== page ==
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Re: Calling Mathematica via MathLink multiple times

  • To: mathgroup at
  • Subject: [mg44747] Re: Calling Mathematica via MathLink multiple times
  • From: Peter Meulbroek <meulbro at>
  • Date: Mon, 24 Nov 2003 00:05:33 -0500 (EST)
  • Organization: California Institute of Technology
  • References: <bpkqfk$cjr$>
  • Sender: owner-wri-mathgroup at

I would put a stub program around your mathlink call (a listener), and
have that program act more-or-less as a daemon.  Then, have your caller
c code call the stub, rather than mathematica directly.  The stub gives
you persistence, and more control over sockets than mathlink (which is
also over sockets, of course).  You can use raw sockets to communicate
with the stub, or get fancy with RPC, whatever your druthers.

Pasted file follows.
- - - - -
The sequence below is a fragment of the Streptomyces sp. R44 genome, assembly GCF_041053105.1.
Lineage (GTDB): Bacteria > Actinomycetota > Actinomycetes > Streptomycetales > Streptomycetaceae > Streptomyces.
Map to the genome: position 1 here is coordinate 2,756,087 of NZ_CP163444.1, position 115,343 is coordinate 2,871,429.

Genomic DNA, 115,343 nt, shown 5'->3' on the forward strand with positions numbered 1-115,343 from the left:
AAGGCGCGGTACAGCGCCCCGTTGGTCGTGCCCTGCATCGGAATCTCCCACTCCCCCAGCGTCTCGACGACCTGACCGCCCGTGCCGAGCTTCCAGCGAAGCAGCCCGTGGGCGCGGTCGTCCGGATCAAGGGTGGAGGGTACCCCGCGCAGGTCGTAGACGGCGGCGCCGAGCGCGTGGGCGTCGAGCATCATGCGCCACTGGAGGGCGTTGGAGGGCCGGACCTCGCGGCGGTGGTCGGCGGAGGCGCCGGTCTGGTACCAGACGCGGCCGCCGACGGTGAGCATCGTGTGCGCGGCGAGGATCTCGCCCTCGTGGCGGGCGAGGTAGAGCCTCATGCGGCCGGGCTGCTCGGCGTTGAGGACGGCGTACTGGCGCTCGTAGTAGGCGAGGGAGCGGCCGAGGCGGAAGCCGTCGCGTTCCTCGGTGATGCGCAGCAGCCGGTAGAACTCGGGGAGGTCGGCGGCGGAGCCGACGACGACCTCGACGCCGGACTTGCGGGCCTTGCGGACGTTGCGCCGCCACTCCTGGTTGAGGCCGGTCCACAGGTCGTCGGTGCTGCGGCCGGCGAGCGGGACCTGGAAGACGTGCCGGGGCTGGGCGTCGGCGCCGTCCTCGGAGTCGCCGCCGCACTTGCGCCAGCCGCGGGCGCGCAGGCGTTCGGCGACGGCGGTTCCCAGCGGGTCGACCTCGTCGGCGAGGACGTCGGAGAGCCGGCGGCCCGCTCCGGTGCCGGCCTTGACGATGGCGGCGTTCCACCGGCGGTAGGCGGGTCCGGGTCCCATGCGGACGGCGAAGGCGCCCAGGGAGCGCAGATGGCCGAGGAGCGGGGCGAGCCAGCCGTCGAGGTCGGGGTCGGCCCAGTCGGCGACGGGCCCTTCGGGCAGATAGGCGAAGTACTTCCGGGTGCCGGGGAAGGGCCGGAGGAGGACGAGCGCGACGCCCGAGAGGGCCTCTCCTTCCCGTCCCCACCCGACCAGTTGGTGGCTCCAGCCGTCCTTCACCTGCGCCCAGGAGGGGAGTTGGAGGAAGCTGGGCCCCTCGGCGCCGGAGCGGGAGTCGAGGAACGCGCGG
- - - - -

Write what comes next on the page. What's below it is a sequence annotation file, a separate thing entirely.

p.s.:  you could even have a perl script as your daemon;  I seem to
remember some attempt to wrap mathlink for perl (like Math::Matica, or
something similar).  If that is not possible, we can swig it...

Julius Su wrote:
> Hello,
>   I would to call Mathematica from within a C program to evaluate a
> lengthy function.  (the reverse of the usual situation!)
>   To do this I am using MathLink, and I have written a test program
> that successfully establishes a link with the kernel, calls the
> function, and returns the answer.  When the program exits though, the
> link to the kernel dies and the kernel quits.
>   Is there any way to keep the kernel alive between MathLink
> connections? This would be useful for storing persistent information,
> and for avoiding reinitializing certain routines before each function
> call.
> Possible (indirect) solutions:
> 1.  I have used <<JLink` and the ShareKernel[] command to allow the
> kernel to switch between multiple links, but I would then need a way
> to (1) detect when connections are broken and create a new link and
> (2) tell my C program which port to connect under.
> 2.  I could set up a program that connects once to the Mathematica
> kernel, then write another program that contacts the first via a
> message queue and semaphores.  There must be a simpler way though!
> Thanks,
> Julius

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